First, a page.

The Obama administration is developing the first National Alzheimer's Plan to find better treatments for the disease and offer better day-to-day care for those afflicted.
A newly released draft of the overall goals for that plan sets the 2025 deadline, but doesn't provide details of how to fund the necessary research to meet that target date. Today's treatments only temporarily ease some dementia symptoms, and work to find better ones has been frustratingly slow.
A committee of Alzheimer's experts began a two-day meeting Tuesday to help advise the government on how the eventual plan, expected by spring, could meet those goals.
Families have been "reminding us of the enormity of our task, perhaps most important the meaningfulness of it," said Dr. Ron Petersen, an Alzheimer's specialist at the Mayo Clinic, who chairs the committee.
But hanging over the meeting is the reality of a budget crunch. It's not clear how much money the federal government will be able to devote to Alzheimer's, and states have seen their Alzheimer's budgets cut.
"We're not going to fix this without substantial resources," said David Hoffman of the New York State Department of Health, who oversees that state's Alzheimer's programs. "In New York, we're hanging on by our nails."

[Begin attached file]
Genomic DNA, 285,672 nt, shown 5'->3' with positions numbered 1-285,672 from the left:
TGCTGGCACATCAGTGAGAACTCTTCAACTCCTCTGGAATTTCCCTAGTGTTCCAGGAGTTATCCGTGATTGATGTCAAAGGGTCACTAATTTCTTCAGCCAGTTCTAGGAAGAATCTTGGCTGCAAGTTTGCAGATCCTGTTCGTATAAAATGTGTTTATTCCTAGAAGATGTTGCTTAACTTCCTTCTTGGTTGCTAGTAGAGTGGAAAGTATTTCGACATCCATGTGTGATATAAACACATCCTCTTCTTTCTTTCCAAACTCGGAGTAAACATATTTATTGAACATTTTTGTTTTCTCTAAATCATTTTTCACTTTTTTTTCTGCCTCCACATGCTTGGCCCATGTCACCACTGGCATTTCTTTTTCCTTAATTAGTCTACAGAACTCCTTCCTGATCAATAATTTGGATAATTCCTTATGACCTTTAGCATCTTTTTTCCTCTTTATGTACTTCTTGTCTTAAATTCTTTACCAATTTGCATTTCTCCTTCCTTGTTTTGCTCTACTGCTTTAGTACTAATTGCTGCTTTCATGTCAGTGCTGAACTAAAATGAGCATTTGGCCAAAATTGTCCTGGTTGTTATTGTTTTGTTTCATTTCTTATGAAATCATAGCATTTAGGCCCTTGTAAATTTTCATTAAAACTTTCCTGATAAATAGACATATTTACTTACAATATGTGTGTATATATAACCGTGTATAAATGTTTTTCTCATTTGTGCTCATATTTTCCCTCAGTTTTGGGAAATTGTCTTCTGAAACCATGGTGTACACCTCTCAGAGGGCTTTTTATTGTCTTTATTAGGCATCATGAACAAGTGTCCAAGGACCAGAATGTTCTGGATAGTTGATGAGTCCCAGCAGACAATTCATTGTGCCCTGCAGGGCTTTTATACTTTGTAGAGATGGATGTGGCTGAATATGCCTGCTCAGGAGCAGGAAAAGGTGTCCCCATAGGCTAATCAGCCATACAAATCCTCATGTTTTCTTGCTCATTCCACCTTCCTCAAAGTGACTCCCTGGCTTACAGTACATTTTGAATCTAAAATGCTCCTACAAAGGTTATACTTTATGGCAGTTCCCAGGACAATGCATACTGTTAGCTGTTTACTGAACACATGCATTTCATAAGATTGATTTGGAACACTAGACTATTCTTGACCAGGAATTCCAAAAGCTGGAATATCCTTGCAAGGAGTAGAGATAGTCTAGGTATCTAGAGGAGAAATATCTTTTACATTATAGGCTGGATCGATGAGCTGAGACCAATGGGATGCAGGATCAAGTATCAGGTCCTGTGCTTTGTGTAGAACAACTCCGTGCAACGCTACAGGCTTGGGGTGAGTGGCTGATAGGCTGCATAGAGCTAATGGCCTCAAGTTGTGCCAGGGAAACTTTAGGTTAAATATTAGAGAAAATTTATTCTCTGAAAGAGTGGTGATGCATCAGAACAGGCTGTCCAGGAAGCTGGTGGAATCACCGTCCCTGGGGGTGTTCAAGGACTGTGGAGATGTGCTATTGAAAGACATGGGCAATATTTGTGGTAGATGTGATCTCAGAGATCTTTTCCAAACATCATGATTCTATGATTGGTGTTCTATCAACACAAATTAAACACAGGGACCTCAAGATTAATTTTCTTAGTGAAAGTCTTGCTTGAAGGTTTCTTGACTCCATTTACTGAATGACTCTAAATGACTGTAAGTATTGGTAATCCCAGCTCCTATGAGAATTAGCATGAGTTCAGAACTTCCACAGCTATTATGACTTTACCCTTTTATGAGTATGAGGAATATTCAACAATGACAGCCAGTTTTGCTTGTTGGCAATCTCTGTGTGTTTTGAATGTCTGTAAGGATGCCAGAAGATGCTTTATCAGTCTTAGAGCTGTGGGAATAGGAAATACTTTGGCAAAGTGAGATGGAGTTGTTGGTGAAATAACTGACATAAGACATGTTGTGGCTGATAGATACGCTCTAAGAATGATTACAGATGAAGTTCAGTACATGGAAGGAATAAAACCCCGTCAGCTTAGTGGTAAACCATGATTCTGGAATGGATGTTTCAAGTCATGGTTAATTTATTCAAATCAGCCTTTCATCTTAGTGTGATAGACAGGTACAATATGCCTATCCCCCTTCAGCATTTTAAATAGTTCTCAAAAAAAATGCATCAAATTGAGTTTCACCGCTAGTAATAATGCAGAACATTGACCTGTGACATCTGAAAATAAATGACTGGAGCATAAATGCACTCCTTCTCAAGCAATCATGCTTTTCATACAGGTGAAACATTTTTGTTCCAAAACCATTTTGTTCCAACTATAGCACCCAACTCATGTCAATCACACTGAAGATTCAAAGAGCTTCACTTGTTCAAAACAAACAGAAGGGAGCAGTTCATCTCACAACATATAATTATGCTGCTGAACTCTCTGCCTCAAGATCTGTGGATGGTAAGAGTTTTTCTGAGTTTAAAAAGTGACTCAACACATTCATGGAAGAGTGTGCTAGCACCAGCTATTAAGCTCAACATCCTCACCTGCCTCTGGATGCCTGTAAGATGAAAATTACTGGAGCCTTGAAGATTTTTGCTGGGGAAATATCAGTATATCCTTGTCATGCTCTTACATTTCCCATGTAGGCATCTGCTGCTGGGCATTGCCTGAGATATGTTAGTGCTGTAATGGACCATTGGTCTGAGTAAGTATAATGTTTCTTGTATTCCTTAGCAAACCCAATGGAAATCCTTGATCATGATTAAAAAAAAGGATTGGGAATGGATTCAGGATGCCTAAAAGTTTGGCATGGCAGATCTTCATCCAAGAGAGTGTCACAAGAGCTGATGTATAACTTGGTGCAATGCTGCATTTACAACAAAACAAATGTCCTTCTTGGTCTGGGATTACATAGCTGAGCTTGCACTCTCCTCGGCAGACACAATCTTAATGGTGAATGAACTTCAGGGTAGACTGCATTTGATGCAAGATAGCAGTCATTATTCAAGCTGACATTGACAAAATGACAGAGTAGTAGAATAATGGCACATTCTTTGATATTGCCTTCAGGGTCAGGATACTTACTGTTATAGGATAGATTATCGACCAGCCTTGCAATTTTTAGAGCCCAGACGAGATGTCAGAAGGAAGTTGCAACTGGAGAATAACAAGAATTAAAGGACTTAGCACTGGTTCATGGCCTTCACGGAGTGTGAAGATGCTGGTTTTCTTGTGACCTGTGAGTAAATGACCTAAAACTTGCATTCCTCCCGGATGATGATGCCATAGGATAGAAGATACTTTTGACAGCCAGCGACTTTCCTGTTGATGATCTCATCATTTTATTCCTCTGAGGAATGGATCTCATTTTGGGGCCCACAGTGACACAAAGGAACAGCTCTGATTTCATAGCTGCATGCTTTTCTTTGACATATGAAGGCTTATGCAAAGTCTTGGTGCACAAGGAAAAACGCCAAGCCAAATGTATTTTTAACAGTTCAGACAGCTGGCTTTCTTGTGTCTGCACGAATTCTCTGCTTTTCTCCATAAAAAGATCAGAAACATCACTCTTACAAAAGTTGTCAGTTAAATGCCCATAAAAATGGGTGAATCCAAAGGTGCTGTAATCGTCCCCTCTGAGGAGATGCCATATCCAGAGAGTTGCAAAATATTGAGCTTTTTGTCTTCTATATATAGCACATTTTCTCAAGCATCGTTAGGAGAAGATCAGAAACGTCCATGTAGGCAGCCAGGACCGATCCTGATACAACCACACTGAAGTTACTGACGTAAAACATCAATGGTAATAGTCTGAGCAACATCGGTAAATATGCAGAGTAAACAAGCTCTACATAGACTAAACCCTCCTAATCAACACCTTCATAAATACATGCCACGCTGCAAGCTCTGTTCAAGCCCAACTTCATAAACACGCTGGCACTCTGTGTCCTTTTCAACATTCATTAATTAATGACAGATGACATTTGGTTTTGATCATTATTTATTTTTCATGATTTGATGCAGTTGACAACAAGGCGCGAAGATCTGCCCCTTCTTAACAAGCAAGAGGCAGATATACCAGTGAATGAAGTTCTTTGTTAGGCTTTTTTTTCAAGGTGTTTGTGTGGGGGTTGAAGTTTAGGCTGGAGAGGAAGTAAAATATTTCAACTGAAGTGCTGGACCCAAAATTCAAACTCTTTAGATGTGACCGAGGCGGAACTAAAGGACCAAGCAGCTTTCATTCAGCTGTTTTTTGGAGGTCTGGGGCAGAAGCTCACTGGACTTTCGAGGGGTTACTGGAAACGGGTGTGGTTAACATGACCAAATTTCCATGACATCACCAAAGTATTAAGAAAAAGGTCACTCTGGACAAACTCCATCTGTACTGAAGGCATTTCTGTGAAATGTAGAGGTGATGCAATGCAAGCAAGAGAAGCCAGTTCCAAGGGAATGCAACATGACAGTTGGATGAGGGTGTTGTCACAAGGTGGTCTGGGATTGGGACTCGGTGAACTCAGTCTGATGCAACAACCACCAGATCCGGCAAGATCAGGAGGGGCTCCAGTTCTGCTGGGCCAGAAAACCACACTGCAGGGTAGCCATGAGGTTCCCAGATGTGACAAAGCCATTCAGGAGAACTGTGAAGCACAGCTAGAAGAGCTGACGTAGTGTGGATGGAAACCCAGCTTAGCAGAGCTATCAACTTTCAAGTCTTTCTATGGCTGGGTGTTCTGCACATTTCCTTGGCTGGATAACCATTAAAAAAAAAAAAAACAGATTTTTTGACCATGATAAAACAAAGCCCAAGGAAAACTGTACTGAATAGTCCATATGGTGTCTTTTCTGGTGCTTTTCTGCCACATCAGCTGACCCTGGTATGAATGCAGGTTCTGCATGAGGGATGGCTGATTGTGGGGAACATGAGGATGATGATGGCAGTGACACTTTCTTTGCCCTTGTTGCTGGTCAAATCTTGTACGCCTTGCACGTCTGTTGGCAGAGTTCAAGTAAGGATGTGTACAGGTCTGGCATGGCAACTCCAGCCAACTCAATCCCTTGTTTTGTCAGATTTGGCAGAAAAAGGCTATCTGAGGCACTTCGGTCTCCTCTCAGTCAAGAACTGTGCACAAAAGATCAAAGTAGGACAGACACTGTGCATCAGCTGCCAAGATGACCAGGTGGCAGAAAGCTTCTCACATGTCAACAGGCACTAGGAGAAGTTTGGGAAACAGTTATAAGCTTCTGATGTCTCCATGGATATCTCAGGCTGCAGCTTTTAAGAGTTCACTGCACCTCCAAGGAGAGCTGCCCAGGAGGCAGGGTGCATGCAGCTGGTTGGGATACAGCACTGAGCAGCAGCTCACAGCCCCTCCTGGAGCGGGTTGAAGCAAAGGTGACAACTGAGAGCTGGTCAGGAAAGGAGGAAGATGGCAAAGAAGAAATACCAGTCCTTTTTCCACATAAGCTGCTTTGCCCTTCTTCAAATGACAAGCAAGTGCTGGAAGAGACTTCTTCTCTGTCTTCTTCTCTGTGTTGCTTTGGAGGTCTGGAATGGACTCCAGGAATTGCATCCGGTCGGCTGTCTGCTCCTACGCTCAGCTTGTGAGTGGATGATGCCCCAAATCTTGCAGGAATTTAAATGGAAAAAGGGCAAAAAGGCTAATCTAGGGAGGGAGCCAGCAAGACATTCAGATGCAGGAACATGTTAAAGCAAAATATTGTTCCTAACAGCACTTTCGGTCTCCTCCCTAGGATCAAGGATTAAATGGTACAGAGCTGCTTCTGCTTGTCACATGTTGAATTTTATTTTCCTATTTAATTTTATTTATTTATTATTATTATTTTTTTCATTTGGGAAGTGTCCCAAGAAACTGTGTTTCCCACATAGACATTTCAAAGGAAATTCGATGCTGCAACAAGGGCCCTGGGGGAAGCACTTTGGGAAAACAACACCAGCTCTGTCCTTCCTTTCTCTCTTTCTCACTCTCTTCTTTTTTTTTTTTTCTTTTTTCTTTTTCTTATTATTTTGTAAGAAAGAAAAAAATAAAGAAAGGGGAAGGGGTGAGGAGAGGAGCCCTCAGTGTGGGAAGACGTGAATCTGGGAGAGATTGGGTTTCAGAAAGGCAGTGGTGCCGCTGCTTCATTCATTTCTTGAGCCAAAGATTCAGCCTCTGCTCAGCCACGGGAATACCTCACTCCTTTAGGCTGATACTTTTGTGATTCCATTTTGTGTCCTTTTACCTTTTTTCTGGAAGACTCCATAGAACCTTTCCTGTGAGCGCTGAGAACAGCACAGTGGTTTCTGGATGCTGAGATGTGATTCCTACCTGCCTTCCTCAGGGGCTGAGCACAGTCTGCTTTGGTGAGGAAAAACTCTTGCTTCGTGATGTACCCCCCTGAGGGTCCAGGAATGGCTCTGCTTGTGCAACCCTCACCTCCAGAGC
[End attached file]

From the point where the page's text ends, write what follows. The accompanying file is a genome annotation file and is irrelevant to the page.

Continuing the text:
An estimated 5.4 million Americans have Alzheimer's or similar dementias. It's the sixth-leading killer, and is steadily growing as the population rapidly ages. By 2050, 13 million to 16 million Americans are projected to have Alzheimer's, costing $1 trillion in medical and nursing home expenditures.
The national plan is supposed to tackle both the medical and social aspects of dementia, and advocacy groups had urged that it set a deadline for progress.
Among the draft's other goals:
—Improve timely diagnosis. A recent report found as many as half of today's Alzheimer's sufferers haven't been formally diagnosed, in part because of stigma and the belief that nothing can be done. Symptomatic treatment aside, a diagnosis lets families plan, and catching the disease earlier would be crucial if scientists ever found ways to slow the disease's progress.
To do that, the draft suggests starting with a national public awareness campaign so more people know the early warning signs of dementia — and to include memory assessment tools in the annual Medicare wellness visit.
—Improve support and training for families so they know what resources are available for patients and what to expect as dementia worsens.
A caregiver-training program in New York has shown that families taught how to handle common dementia problems, and given support, are able to keep their loved ones at home for longer. Hoffman said such training programs are far cheaper than nursing homes.
Alzheimer's sufferers gradually lose the ability to do the simplest activities of daily life and can survive that way for a decade or more. In meetings around the country last summer and fall, families urged federal health officials to make sure the national plan addresses how to help patients live their last years at home without ruining their caregivers' own health and finances.